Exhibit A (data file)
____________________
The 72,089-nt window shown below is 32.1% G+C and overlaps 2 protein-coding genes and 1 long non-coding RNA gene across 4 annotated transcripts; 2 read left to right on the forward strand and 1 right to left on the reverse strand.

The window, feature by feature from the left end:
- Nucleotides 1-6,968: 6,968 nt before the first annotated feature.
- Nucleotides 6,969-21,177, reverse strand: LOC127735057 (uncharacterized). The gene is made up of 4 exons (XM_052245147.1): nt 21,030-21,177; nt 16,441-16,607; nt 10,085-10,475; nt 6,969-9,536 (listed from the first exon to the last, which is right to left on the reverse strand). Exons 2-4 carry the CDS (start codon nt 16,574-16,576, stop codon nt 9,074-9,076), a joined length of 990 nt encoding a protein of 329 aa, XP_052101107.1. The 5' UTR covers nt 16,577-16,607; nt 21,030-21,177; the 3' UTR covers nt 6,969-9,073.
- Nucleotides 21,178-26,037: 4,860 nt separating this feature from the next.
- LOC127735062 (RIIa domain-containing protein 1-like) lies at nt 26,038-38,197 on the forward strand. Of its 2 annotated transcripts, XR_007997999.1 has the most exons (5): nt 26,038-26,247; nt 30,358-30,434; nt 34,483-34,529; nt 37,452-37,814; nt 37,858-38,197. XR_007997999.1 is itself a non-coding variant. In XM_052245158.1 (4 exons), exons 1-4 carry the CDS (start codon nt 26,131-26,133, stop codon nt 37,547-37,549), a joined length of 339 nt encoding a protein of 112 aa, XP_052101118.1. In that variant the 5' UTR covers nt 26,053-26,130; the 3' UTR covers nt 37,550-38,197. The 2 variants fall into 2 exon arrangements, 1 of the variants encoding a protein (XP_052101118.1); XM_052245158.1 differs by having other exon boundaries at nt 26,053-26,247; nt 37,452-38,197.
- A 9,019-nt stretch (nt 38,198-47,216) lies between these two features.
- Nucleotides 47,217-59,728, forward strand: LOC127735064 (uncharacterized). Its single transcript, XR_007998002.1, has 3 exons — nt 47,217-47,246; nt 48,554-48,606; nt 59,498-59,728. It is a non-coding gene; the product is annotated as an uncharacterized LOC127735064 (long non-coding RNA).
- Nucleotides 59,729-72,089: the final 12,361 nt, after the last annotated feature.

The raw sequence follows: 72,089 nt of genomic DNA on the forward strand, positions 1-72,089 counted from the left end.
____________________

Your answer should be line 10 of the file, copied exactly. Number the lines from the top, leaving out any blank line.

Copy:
The raw sequence follows: 72,089 nt of genomic DNA on the forward strand, positions 1-72,089 counted from the left end.